Art can transform workers and help them overcome the barriers they face in trying to make sense of the ‘daily grind’. On a broader level, what lies at the heart of what many of us try to do is the development of passion and the belief—might we even say faith?—in solidarity and social justice.
-Labour Education and Labour Art: the Hidden Potential of Knowing For the Left Hand by Peter H. Sawchuk
Image by Condé / Beveridge created for The River
The traditional alliance of union members and artists goes back hundreds of years. The medieval craft guilds staged elaborate pageants in their towns. In nineteenth century England, William Morris’ Arts and Crafts movement inspired everything from literature to wallpaper. At the turn of the twentieth century, Edmonton trades organizations sponsored elaborate parade floats. It was common for people at union meetings to get up and recite poetry or sing songs.
During the middle years of the last century, much of this cultural activity died out around the world as The Arts became increasing ‘professionalized’ and installed in dedicated buildings. In the last 25 years, however, there has been a conscious attempt to revive the tradition of Labour Arts. Starting with cultural workers such as Carole Condé and Karl Beveridge in Toronto a new tradition is evolving. Ground Zero is actively involved in this initiative.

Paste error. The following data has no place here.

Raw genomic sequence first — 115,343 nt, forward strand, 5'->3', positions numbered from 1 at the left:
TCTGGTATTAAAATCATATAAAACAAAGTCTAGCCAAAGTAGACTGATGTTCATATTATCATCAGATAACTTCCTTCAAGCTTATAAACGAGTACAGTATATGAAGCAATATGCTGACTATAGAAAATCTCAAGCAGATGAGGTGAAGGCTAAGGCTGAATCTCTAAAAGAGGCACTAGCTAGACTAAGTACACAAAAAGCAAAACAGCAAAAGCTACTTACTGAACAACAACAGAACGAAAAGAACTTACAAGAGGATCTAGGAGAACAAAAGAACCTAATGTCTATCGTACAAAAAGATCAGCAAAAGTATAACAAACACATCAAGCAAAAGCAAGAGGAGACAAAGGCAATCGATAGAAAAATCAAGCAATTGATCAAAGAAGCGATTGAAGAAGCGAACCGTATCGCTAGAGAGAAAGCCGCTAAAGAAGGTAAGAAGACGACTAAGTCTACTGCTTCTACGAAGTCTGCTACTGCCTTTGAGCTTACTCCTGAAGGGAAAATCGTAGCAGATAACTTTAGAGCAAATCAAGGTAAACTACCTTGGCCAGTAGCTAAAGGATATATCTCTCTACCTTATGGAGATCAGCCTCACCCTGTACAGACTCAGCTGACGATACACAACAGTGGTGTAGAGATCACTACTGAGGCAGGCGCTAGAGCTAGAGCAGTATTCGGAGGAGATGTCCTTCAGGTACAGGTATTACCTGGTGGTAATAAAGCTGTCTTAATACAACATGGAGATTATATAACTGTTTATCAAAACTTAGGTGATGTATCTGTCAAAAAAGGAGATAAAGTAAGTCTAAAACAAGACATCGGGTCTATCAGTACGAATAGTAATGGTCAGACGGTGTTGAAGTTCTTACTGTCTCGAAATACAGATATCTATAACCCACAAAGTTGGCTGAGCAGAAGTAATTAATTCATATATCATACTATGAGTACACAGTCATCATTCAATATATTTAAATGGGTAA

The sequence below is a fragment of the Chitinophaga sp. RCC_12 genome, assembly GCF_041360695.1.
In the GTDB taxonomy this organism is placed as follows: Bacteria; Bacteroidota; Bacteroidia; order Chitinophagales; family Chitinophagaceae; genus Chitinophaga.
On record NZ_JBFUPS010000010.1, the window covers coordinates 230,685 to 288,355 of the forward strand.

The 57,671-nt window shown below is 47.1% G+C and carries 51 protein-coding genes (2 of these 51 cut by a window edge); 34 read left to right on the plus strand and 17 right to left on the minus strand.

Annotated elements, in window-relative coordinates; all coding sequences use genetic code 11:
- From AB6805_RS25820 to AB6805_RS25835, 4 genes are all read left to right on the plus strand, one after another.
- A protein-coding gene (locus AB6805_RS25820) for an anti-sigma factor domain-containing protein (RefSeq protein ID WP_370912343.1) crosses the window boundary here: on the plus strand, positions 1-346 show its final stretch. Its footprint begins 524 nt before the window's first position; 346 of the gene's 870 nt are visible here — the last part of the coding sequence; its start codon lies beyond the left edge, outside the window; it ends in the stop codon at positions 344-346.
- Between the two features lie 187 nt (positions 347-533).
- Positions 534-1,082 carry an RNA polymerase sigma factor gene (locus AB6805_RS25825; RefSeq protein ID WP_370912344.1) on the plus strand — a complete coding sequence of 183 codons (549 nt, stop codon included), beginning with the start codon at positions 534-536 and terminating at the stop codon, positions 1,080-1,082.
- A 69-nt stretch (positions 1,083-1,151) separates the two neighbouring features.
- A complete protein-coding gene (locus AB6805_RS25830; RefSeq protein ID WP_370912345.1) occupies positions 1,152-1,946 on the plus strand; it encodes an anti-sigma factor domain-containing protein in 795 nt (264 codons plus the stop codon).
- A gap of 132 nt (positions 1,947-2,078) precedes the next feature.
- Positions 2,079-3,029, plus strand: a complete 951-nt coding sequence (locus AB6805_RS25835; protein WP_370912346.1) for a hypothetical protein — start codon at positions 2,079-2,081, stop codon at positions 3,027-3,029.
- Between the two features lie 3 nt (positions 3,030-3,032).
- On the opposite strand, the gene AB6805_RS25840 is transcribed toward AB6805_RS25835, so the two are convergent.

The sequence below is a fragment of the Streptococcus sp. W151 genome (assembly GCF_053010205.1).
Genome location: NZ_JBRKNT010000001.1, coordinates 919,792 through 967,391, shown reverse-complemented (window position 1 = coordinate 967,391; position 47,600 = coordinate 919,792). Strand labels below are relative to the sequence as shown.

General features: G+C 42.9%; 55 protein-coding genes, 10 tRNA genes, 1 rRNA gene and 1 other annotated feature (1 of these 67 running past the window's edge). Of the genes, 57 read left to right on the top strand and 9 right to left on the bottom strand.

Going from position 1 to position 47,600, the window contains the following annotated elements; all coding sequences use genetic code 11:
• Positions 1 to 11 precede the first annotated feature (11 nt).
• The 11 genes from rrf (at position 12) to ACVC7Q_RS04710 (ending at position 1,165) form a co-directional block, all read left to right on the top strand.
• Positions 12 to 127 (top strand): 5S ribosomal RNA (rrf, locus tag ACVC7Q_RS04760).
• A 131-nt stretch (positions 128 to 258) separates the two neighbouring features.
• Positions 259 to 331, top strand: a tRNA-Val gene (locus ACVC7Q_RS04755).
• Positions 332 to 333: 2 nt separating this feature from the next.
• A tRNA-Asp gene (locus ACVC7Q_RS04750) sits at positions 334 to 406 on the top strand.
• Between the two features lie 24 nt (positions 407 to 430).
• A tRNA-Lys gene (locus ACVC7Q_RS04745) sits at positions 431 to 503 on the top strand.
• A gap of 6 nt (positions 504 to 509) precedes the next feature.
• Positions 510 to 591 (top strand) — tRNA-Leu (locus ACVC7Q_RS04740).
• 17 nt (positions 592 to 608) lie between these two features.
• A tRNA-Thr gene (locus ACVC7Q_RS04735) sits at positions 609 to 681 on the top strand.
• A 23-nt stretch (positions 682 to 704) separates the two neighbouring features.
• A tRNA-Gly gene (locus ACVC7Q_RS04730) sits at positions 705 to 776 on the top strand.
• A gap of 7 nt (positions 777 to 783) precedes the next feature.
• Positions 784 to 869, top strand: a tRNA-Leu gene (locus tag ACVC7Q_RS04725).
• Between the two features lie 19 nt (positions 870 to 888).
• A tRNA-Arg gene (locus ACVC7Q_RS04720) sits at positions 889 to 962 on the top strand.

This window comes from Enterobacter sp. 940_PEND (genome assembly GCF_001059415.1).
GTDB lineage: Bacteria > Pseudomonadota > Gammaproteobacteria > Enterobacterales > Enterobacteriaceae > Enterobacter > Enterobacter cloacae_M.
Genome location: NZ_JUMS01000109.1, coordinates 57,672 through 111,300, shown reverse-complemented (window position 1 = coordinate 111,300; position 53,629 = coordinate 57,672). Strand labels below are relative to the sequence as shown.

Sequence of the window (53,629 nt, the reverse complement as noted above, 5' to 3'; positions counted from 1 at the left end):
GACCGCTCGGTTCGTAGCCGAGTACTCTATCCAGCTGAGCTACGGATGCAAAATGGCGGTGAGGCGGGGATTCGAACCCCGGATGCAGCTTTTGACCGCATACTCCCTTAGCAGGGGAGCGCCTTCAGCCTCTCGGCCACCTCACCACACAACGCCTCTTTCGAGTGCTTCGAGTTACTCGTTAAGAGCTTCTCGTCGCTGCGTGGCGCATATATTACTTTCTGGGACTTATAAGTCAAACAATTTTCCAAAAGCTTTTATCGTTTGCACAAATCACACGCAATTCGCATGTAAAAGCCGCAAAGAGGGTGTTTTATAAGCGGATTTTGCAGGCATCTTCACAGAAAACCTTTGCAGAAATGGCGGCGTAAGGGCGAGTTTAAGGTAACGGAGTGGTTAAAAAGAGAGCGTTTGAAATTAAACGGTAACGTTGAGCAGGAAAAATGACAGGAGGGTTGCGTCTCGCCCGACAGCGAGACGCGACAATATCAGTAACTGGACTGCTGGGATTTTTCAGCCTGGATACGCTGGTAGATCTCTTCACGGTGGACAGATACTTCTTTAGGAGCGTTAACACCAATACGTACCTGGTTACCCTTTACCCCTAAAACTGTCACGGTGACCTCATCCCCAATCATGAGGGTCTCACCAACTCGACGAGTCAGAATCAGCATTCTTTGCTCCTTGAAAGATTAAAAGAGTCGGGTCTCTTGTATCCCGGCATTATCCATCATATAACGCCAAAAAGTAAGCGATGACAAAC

Don Bouzek chairs the Arts and Heritage Sub-committee of The Canadian Labour Congress. In Hamilton, the Workers’ Heritage Centre ia committed to bring together Labour history and its artistic representation. It has created a website for Labour Arts.
Topics in Focus
- Canadian Labour Congress Arts & Heritage Sub- Committee
- Mayworks / May Week
- Carole Condé / Karl Beveridge
GZP wants to encourage groups working in Labour Arts to network with each other. We hope this dialogue page will provide a bit of digital space for communication. Use the email below to send us your thoughts and we’ll post them.